The Rookie (The Intelligence Unit #1) - Kimberly Kincaid Page 0,1

into the side pocket of her messenger bag, she palmed her phone and smiled at the name on the caller ID.

“Hi, Amour.” Tara hit the button on the key fob in her other hand, shifting the phone between her shoulder and her ear as the locks on her BMW disengaged with a beep-click. “How’s it—”

The pain-laced moan filtering over the line cut Tara’s question off at the knees.

“Amour?” Dread shuddered down Tara’s spine, cold and clammy despite the humid night. Oh, God. “Amour, talk to me. Where are you?”

“Tara,” came the barely-there whisper.

“I’m here,” she promised. “Tell me what’s going on. Are you hurt?”

Amour’s whimper in reply was all the affirmative Tara needed, the sound claiming her gut in an instant. “Please. Help me.”

Tara’s brain kicked her thoughts into action. “Don’t hang up, do you hear me?” She flung her car door open, dumping her bag inside and yanking herself into the driver’s seat. She needed to get EMS on the line so they could access the GPS in Amour’s phone and send help. “I’m going to put you on hold and get nine-one-one on the line. Do not hang up, Amour.”

Willing her fingers not to shake so hard they couldn’t function, Tara pressed the mute button for three seconds that might as well have been a month, then dialed nine-one-one.

“Nine-one-one, what’s your emergency?” the operator asked, his voice smooth and sure.

Tara’s was neither. “My name is Tara Kingston, and I’m an ADA in Bennett Alvarez’s office. I’ve got an informant on the other line who’s in danger. I’m patching her through.”

Praying that Amour was still there—please, please, please—Tara punched the button that would—please—bring her back on the line. “Amour? Are you there? There’s an operator listening.”

“Tara,” she croaked. “It hurts.”

“Ma’am, can you tell me where you are so I can send help?” the operator asked.

Amour whimpered. “H-home.”

“Twelve Broadmoor Street, in North Point,” Tara supplied, switching the call over to her car’s Bluetooth and pulling out of her parking spot. She’d arranged for at least a dozen Ubers to take Amour home as they’d put together the case against Sansone. Of course, she was all the way across town, and damn it! Tara had to hurry.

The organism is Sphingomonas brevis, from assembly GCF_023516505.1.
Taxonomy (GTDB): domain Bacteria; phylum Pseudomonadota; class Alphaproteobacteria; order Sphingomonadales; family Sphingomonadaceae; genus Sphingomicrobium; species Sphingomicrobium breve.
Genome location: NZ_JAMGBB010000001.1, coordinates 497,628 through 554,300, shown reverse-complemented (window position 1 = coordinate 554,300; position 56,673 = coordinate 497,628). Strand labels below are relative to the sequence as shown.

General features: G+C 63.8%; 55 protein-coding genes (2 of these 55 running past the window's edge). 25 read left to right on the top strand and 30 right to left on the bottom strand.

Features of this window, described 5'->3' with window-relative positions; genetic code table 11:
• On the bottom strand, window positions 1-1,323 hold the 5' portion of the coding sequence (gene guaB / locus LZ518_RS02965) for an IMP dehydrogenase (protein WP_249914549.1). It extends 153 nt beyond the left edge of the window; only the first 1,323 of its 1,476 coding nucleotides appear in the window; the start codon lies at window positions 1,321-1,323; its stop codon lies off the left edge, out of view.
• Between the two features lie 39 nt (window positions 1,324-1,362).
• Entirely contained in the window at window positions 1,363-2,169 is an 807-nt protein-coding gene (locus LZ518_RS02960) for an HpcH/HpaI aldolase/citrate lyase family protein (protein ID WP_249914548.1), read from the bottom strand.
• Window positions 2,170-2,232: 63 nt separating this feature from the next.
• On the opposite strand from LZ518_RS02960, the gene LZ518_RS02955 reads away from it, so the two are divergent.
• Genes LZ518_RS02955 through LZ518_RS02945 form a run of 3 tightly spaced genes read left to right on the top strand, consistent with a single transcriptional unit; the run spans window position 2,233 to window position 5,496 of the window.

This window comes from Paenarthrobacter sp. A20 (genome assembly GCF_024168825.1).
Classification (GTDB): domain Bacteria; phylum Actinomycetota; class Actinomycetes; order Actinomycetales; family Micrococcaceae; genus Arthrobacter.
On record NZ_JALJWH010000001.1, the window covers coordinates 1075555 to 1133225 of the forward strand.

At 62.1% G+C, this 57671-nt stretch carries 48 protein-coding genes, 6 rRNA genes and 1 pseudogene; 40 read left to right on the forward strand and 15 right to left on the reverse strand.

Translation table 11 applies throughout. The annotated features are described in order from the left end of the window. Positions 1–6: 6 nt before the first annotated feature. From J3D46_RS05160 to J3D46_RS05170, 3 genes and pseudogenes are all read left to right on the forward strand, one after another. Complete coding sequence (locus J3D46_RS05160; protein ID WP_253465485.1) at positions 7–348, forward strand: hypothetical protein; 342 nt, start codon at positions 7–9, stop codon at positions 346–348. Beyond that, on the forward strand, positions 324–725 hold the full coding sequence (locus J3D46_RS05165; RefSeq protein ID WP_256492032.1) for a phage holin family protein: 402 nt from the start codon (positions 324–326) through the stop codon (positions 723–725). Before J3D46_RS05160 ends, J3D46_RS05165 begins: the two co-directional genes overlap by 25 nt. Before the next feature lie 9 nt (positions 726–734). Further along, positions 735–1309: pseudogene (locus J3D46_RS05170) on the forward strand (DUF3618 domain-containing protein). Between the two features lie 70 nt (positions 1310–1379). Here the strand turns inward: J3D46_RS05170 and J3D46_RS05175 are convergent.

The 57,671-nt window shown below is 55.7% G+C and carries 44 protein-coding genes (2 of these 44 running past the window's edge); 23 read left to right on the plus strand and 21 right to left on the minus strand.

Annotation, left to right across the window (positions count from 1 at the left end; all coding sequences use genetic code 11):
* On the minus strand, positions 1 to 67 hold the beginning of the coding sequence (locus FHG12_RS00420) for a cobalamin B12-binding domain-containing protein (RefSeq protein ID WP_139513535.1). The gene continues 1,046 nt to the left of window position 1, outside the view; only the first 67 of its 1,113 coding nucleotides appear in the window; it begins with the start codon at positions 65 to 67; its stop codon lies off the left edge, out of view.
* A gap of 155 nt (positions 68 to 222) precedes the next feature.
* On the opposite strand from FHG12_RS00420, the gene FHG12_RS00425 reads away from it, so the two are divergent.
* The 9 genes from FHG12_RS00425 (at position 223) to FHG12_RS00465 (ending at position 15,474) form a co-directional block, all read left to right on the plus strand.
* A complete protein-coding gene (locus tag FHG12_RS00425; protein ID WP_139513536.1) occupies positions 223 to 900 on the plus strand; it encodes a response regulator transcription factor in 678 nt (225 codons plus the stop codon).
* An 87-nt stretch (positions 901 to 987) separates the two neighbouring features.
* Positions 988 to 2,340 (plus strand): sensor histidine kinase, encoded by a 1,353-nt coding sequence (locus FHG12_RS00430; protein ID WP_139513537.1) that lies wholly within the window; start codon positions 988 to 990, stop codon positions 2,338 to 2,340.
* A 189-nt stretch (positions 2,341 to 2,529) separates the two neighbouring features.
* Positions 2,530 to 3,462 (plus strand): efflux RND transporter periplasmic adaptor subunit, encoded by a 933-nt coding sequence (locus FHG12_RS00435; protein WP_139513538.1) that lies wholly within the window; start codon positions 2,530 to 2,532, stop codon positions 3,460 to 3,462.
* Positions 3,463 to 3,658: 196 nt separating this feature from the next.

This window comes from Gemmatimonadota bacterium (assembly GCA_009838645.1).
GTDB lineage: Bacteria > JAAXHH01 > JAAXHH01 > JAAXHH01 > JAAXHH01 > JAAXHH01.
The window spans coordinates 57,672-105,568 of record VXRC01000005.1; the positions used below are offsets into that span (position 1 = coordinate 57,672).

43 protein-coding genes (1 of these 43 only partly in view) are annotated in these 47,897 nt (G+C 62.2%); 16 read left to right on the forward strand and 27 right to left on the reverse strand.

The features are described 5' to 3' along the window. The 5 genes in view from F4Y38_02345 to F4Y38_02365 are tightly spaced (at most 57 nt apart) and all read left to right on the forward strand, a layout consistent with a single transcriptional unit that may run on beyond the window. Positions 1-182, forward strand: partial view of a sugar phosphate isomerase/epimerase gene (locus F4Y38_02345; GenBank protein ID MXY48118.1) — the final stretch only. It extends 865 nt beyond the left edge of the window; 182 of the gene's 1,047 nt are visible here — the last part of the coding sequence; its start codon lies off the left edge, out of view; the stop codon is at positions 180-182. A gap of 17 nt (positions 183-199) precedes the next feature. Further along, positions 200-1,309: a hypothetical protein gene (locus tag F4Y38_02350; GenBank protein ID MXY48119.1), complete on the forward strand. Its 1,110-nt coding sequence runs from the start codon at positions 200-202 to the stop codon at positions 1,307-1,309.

“Ma’am, can you tell me if you’re in danger right now?” The operator was trained to keep his tone calm, Tara knew, but the concern in his voice was obvious.

“I don’t…know. There was a man,” Amour murmured. “He…I can’t…my…my head feels funny. Hurts.”

Tara bit her bottom lip hard enough to make it throb, letting the nine-one-one operator do his job even though she wanted nothing more than to loosen the scream in her throat.

“I’m dispatching police and EMS to your location, ma’am,” the operator said. “Do you know if the man is still there? Are you in danger?”

“I don’t…see him…he…said…not to…” Amour’s whisper faded into a white-noise whoosh of silence on the line.

Tara’s heart vaulted against her breastbone. “Amour? Are you there?”

“Ma’am?” The operator’s voice tightened. “Ma’am, if you can hear me, stay on the line. Don’t hang up, even if you can’t talk. Help is on the way.”

Please, God, Tara thought as she jammed her foot even harder over the BMW’s accelerator. Please don’t let me be too late again.

“You try and lay claim to that Cuban sandwich, and me and you are gonna have words, rookie.”

Xander Matthews looked up from the takeout bag in his lap and placed a hand over the Kevlar turning his patrol uniform into a sauna. This heat wave gave zero fucks about the fact that the sun had set, or that the air conditioning in the cruiser where he’d spent the last eleven hours was iffy, at best. Still, the smile he leveled at his partner was genuine.

“After all this quality time we’ve spent together, you think I’d do that to you? I’m wounded, Sergeant Dade. Truly.”

She snorted, just as Xander knew she would. Despite her petite stature and her sweet, Halle-Berry looks, Lucinda Dade had a mile-wide reputation for being one of Remington’s toughest patrol cops. But after a year of working a beat under her supervision, Xander also knew that she was as fair as she was fierce.

Also, a sucker for a good Cuban sandwich.

“Your charm’s no good over here, Matthews,” Dade said, her mouth forming a scowl that the rest of her expression couldn’t make stick.

“If I’m charming, it’s only because I learned from the best,” Xander pointed out with a grin as he passed over her sandwich. While he might’ve been laying the rest